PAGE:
As November is National Diabetes and Diabetic Eye Disease Awareness Month, we’re taking the time to discuss how diabetes affects vision and what you can do to best protect your sight.
Diabetic eye disease is a leading cause of blindness that often has no early warning signs. For diabetic individuals, high blood sugar can cause the lens of the eye to swell and change the ability to see. This type of blurred vision can also be a symptom of more serious eye problems, so it is imperative that they work with their doctor to ensure their blood sugar is back in the recommended range.
According to the American Diabetes Association, people with diabetes should follow the below guidelines for eye exams:
- Adults with type 1 diabetes should have a full dilated eye exam within 5 years of their diagnosis
- Adults with type 2 diabetes should have a complete eye exam soon after they have been diagnosed
- Individuals who are pregnant or planning to get pregnant should get a dilated eye exam
Along with following these guidelines, it is also important to know what diseases are most common with diabetes and how to best treat them.
The most common diabetic eye disease, diabetic retinopathy is a leading cause of blindness. Caused by high levels of blood glucose, it is characterized by the leaking of blood vessels in the retina. Diabetes can cause blood vessels to swell and leak fluid, posing significant risk for diabetic retinopathy. This disease is often treated with laser and medications. If these methods are not possible, due to dense and persistent vitreous hemorrhage in the eye, then vitrectomy surgery is the preferred treatment. This technique allows the doctor to clean away the vitreous blood and apply a laser to prevent future bleeding.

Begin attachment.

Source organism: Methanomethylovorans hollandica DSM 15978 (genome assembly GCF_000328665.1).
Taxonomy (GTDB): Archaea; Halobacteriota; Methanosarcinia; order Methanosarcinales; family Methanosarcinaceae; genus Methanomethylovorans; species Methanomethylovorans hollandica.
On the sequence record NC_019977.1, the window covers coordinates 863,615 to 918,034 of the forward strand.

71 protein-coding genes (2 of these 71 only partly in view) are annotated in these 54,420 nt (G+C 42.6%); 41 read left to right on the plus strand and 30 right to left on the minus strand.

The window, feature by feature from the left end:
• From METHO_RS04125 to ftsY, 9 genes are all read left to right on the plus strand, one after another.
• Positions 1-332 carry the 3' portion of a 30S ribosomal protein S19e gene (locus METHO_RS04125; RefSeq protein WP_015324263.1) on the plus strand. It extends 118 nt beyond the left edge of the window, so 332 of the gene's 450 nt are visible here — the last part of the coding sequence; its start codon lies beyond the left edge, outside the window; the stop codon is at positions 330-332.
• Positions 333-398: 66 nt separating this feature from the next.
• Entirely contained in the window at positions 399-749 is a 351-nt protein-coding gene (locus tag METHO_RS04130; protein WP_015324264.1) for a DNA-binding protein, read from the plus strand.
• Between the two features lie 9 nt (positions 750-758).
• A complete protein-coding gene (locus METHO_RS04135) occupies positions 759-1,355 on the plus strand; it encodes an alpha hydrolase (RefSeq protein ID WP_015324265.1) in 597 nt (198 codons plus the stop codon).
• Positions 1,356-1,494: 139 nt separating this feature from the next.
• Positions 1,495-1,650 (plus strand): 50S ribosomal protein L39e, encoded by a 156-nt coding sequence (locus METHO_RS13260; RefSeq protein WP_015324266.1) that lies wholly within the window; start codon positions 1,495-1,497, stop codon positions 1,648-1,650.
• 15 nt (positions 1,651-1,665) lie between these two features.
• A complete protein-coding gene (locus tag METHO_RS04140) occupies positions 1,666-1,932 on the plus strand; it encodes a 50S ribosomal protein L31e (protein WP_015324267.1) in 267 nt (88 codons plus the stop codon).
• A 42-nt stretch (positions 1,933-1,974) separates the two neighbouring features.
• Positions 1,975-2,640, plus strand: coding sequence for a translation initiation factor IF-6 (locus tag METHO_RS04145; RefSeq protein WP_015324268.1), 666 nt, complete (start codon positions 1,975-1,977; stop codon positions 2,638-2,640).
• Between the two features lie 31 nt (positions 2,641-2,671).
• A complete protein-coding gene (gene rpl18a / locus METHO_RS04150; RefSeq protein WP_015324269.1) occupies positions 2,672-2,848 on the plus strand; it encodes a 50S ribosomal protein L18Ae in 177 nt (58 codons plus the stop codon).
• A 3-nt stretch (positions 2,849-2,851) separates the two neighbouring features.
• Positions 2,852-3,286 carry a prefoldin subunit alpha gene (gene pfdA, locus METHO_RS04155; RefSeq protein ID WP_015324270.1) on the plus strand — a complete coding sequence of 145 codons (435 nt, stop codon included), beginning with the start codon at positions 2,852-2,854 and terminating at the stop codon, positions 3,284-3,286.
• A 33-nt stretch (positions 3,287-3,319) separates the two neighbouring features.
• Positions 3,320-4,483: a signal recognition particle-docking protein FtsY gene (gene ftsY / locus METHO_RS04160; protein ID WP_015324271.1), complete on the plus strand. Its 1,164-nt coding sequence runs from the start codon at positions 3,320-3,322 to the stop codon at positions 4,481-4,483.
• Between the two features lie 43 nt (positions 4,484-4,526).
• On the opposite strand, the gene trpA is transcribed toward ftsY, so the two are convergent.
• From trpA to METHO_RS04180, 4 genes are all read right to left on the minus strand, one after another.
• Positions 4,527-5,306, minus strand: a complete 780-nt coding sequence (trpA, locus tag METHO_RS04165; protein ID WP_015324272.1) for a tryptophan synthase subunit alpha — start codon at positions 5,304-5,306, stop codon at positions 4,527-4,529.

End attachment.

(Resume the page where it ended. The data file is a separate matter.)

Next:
While anyone can get a cataract, individuals with diabetes can get cataracts at an earlier age. A clouding of the lens of the eye, making it unable to focus, cataracts tend to progress more quickly for diabetics. This means diabetics can experience a quicker deterioration of their lens, and subsequently their eyesight. The treatment option for cataracts is surgery, where the old lens is removed and replaced with a clear lens.
Glaucoma is caused by an increase in the intraocular pressure, or the pressure on the inside of the eye. This increased pressure can damage the optic nerve, causing permanent vision loss. People with diabetes can get a less common type of glaucoma called neovascular glaucoma. In this form, new blood vessels grow into the iris of the eye and block the normal flow of aqueous which raises intraocular pressure. Treatment for glaucoma is often initially eye drops, followed by specific laser treatment options.
At ReFocus, we are thankful for an expert team of ophthalmologists and optometrists, many who specialize in diabetic vision diseases. If you are seeking more information about diabetic eye diseases, or would like to schedule an appointment, contact our experts today.